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The Most Important Parks And Recreation Character Isn't Who You Think

Sometimes, the main thing a sitcom really needs in order to achieve greatness is a strong cast. No one understands that better than Michael Schur, and no show in Schur's oeuvre captures that understanding better than Parks and Recreation, NBC's beloved public-sector workplace comedy that ran from 2009 to 2015.

Though the show took a while to find its footing and stand apart from The Office, it finally hit its stride when it began to move away from ho-hum satirical cynicism and treat its 10-person ensemble like a big, happy, lovable family, warts and all. Parks and Recreation eventually became so adroit at realizing each character's potential and giving everyone a chance to shine that it single-handedly launched at least four incredibly successful acting careers — for Chris Pratt, Aubrey Plaza, Aziz Ansari, and Nick Offerman. No other show could have done it.

Naturally, every fan of the show is going to have their own favorite character, whether it's Leslie Knope (Amy Poehler) and her unflagging optimism, Ben Wyatt (Adam Scott) and his well-meaning dorkiness, Ron Swanson (Offerman) and his stoic-with-a-heart-of-gold persona, or even a memorable recurring player like Jennifer Barkley (Kathryn Hahn) or The Douche (Nick Kroll). 

There's no settling on a "best" character when it comes to such a lovable gallery of weirdos. However there is a strong argument to be made for one specific Parks character as the most important one, and, incidentally, she may also be the show's most underrated.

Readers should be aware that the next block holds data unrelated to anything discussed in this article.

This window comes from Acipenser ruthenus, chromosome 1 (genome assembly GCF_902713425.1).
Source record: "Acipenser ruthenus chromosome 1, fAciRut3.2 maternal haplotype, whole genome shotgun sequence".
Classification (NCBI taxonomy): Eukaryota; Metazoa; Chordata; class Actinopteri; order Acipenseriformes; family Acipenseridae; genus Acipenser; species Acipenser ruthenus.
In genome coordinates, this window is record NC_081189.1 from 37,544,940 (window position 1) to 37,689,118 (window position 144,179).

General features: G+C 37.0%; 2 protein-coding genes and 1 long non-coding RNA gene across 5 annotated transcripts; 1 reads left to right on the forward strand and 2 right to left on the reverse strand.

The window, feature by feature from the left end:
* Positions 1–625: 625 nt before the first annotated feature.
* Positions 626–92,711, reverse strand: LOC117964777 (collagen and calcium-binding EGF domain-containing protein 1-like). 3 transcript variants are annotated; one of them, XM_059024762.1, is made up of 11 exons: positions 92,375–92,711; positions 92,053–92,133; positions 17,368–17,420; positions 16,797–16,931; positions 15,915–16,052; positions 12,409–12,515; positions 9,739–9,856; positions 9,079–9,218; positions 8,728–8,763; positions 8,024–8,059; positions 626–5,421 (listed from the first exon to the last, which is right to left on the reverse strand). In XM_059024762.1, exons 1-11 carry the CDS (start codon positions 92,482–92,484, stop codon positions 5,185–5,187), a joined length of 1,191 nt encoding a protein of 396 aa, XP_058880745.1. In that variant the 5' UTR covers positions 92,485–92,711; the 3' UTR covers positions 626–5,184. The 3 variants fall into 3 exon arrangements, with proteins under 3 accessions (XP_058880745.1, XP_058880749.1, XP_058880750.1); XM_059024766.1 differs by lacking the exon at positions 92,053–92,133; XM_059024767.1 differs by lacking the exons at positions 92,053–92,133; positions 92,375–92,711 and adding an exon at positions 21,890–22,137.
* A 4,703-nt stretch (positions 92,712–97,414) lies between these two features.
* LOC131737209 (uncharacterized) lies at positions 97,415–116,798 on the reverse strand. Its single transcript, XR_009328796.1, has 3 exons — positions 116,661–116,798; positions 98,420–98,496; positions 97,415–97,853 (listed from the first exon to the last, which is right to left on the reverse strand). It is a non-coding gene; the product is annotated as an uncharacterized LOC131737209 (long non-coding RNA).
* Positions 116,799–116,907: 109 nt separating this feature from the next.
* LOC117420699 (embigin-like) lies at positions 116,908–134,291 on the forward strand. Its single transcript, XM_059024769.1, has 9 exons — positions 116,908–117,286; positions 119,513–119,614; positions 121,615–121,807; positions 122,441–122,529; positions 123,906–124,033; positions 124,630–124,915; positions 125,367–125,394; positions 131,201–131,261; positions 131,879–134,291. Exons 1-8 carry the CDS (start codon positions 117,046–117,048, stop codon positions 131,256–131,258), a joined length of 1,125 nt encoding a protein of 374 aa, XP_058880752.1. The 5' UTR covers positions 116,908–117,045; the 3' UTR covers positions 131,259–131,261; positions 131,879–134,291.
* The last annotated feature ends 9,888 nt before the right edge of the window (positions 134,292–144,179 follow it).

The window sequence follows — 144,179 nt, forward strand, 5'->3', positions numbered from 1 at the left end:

Parks and Recreation wouldn't exist at all without Ann Perkins

After getting through all seven seasons and 126 episodes of the Pawnee Parks and Recreation Department's various adventures, it's quite easy to forget about where it all started. 

The six-episode first season is so different from the rest of the show, in fact, that fans sometimes disregard it altogether. But the fact remains that Parks and Recreation originally told a very defined central story that served to bring all the characters together. And that story wouldn't have gotten off the ground, so to speak, without Ann Perkins (Rashida Jones).

Parks and Recreation began as a tale of valiant efforts to fill a pit. In the first of what would become the show's signature chaotic public forums, Ann, a local nurse, took the initiative to demand that the government get rid of the abandoned construction pit next to her house, which had caused her boyfriend Andy Dwyer (Pratt) to fall in and sustain serious injuries. The pit was too big to be realistically turned into a park under Pawnee's budget constraints, but Ann's dedication and support inspired Leslie to mobilize her department and pursue the project at all costs, thus giving rise to the ensemble dynamic we'd all come to love.

In addition to determining the beginning of Parks and Recreation as a story, Ann Perkins was, in many ways, the show's heart. As a skeptical yet kind-hearted regular citizen, she provided the audience with a crucial outsider's viewpoint into the workings of small-town government, throwing the Parks Department's outlandish failures and hard-earned successes into sharp relief and acting as a relatable buffer to the other characters' over-the-top personalities — in large part thanks to the effortless everywoman charisma of Rashida Jones. And her uneasy collaboration with Leslie eventually blossomed into one of TV's most beautiful friendships, the emotional core of Parks and Recreation in every conceivable way. Though it's debatable whether the writers totally did right by Ann as the seasons went on, it's undeniable that Parks wouldn't have gotten to where it did without her.